"The rates are alarmingly high for such a small community," says Scott Fried, a wiry, clean-cut AIDS activist from New York City, who recently spent an afternoon knocking on doors in Flowers Bay, an impoverished community of brightly painted strip-wood houses on stilts on Roatan. Fried stepped gingerly over small piles of festering rubbish as he made his way along dirt roads to find a venue for one of his lectures on AIDS prevention. Fried, 43, first discovered the island six months ago when the cruise ship he was on docked there for six hours. When he found out that Roatan was in the midst of what he called an AIDS emergency, he resolved to return and do his part.
Although Fried, a self-described motivational speaker and author of two books, is used to traveling around the U.S. and the world speaking to teenagers in well-appointed high school auditoriums, he was forced to be resourceful on Roatan, where the municipal hospital has no running water and many of the Hispanic and Afro-Caribbean residents believe that they can get HIV by stepping on a chicken bone that has a hex on it. "It was totally heartbreaking when I first came here, and talked to teenagers who have HIV," says Fried, a former Broadway actor who has been living with the virus for nearly twenty years and has seen 134 friends and acquaintances die from AIDS-related causes.
HIV began to spread rapidly on Roatan after Hurricane Mitch in October 1998, when thousands of mainland Hondurans, left homeless and destitute by the storm, moved to Roatan seeking jobs in the tourism and development boom. Unable to find even the most menial employment because they could only speak Spanish (islanders speak both English and Spanish on Roatan), many turned to prostitution, fueling an already burgeoning rate of infection.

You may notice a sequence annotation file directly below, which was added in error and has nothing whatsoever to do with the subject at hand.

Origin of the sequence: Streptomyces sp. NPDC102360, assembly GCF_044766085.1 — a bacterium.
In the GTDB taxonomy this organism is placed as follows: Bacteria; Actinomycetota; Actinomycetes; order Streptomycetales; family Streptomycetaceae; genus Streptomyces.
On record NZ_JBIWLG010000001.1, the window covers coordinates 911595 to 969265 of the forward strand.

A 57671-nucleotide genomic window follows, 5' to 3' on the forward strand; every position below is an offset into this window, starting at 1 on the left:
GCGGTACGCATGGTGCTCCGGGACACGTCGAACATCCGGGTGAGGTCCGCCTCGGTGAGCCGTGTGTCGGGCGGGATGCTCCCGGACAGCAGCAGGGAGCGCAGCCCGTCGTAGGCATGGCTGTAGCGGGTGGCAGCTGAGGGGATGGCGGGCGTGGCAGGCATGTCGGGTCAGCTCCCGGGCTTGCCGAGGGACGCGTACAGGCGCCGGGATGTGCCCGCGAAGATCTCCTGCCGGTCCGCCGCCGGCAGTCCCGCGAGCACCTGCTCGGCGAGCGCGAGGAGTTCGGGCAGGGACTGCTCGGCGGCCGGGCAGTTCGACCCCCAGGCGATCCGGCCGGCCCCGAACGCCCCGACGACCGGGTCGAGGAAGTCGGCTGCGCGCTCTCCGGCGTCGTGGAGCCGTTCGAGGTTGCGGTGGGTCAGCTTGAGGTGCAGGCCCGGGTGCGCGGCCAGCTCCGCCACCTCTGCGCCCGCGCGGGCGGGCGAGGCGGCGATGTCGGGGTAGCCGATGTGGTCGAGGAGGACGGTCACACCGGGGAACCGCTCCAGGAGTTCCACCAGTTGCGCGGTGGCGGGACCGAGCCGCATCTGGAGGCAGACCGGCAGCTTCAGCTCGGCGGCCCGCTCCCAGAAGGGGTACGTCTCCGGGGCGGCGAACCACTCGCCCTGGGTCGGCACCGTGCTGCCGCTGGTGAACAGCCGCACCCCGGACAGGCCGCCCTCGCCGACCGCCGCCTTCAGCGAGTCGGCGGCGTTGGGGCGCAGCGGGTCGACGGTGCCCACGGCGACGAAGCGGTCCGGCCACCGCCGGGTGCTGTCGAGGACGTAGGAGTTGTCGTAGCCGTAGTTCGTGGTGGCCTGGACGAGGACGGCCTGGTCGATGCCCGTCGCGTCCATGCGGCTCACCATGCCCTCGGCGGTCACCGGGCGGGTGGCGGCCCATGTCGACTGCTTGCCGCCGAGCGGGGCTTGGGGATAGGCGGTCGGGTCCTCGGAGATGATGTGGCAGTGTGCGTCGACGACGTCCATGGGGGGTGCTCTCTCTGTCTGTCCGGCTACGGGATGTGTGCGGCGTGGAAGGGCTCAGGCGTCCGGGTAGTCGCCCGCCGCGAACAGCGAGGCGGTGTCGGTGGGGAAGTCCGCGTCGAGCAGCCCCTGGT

While most of Fried's lectures on the island were organized by an NGO called Familias Saludables, he was determined to address as many people as possible during a recent week-long stay. Hours before the Flowers Bay talk, which had been canceled because the organizers could not find a proper venue, he found Mrs. Warner, a wizened elderly resident, who offered up her front lawn a patch of windswept dirt for the event. Fried managed to borrow several plastic chairs from the Sea Breeze Bar across the street. A single lightbulb hooked onto a long electrical cord and suspended from an old wooden ladder was rigged up as a spotlight as Fried addressed a small group of local residents.
"My name is Scott Fried, I live in New York City, and this is what HIV looks like on a man," said Fried, addressing his audience two young mothers breast-feeding their infants and a group of young toughs in stiff new blue jeans chain-smoking cigarettes. He reassured them that you can't get AIDS from touching someone who is infected or breathing the air after they sneeze, and you can't get AIDS from a child who is infected with HIV. Fried, who is gay, also told them what it had been like to tell his conservative Jewish parents that he had the virus.
By the end of the evening, some people were fighting back tears. They lined up to shake Fried's hand, grateful for the inspiration and a small pile of free condoms.